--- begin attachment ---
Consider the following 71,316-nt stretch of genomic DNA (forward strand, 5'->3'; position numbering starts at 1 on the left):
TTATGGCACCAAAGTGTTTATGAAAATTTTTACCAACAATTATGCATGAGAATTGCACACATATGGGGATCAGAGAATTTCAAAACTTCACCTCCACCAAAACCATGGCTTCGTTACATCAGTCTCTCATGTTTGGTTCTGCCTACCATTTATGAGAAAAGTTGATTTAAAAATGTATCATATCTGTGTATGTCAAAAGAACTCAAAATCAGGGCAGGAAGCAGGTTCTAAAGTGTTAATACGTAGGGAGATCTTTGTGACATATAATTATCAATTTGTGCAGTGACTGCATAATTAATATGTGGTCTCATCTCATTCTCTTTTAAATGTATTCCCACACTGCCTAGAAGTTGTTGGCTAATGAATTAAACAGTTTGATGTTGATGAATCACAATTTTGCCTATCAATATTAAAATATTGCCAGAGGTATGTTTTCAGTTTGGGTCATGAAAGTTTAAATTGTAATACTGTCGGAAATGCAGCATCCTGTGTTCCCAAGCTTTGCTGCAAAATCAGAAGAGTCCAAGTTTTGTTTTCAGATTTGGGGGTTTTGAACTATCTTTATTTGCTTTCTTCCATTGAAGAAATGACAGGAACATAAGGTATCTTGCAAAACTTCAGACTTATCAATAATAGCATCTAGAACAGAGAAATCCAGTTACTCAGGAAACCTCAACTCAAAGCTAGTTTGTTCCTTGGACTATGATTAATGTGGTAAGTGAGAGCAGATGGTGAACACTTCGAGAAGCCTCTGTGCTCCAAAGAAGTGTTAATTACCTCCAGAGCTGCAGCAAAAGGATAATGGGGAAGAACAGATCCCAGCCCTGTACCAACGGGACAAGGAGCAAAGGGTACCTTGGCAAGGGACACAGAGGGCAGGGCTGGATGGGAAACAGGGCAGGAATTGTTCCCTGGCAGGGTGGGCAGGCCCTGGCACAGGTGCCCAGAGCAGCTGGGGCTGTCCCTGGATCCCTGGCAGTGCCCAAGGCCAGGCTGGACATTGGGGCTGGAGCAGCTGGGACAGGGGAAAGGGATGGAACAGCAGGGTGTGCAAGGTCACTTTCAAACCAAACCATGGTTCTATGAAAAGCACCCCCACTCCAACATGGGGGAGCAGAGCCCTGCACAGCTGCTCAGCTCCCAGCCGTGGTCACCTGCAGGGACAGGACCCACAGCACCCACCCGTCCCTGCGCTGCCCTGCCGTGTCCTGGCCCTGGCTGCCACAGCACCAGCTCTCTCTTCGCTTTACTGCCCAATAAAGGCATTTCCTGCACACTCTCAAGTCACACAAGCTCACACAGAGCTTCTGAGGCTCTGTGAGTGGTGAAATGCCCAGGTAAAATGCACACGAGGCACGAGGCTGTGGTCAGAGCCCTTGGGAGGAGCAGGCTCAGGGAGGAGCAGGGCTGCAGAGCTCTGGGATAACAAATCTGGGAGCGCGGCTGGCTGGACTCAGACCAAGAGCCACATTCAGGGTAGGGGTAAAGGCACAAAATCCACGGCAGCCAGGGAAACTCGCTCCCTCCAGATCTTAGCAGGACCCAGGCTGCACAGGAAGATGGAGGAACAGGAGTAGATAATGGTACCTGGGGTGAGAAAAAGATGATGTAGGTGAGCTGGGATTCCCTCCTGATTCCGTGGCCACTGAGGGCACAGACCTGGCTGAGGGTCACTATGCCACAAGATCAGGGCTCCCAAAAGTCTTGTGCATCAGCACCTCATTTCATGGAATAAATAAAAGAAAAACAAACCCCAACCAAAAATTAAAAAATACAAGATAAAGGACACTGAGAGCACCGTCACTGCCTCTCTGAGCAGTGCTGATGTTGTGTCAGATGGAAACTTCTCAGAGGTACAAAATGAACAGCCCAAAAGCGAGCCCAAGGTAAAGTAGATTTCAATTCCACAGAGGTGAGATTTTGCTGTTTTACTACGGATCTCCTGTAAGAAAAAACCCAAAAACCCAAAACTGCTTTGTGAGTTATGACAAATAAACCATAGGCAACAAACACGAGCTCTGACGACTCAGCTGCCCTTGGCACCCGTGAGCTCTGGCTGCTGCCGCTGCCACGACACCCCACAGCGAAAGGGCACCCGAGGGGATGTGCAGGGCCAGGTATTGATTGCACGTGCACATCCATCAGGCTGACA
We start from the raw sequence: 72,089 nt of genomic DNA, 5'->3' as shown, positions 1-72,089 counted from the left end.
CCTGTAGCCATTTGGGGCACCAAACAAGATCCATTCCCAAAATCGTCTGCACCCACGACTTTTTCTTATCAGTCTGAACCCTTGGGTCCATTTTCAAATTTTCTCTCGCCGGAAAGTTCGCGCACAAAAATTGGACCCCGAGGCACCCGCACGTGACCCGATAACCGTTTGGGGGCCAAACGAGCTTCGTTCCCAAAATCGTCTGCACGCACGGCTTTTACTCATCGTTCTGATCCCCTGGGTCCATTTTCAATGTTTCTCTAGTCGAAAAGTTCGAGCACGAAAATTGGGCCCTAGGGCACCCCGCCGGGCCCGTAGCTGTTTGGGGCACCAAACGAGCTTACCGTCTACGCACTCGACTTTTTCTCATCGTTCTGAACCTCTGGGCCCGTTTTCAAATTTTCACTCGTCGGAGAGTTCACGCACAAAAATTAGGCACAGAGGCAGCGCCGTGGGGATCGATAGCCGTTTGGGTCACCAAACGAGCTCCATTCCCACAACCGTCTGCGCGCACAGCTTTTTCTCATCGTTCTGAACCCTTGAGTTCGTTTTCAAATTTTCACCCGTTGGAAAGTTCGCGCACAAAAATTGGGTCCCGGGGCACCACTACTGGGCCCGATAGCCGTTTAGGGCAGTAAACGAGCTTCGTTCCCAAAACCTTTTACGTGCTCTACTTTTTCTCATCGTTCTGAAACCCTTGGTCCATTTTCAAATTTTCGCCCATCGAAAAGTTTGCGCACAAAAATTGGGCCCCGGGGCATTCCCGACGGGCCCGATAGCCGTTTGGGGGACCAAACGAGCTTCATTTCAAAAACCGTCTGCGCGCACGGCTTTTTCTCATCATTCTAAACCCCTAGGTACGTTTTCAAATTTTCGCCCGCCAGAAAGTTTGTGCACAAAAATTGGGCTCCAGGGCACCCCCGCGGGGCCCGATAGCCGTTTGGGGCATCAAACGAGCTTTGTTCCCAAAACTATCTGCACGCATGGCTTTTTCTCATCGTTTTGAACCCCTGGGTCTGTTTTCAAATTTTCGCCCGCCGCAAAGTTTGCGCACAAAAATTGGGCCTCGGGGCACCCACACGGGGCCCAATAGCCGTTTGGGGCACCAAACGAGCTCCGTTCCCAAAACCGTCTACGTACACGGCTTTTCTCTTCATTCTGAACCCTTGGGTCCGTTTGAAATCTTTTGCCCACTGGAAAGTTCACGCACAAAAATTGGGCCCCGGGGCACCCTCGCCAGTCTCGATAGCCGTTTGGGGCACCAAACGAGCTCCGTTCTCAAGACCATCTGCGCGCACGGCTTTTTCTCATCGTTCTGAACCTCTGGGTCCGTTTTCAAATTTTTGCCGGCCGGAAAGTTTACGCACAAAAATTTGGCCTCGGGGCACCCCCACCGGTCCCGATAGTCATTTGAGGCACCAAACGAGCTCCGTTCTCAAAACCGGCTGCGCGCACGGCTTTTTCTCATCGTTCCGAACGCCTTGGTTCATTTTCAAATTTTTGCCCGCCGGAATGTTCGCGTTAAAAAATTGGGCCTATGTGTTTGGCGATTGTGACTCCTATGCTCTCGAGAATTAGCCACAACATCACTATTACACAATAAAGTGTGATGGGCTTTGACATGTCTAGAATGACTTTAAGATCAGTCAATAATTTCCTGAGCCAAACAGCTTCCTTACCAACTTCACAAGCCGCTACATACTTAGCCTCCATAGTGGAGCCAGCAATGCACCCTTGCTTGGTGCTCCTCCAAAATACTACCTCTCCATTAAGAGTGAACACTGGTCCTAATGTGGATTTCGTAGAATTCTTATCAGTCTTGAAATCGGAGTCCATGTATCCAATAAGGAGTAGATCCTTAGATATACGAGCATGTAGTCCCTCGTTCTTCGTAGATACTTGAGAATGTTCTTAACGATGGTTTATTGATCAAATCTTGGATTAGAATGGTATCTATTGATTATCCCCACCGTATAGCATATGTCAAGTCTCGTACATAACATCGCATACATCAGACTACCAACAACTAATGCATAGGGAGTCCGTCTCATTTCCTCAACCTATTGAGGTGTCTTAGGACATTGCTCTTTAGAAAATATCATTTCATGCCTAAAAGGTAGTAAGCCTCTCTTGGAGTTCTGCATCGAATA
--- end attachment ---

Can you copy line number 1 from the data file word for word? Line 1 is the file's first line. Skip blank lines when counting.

Consider the following 71,316-nt stretch of genomic DNA (forward strand, 5'->3'; position numbering starts at 1 on the left):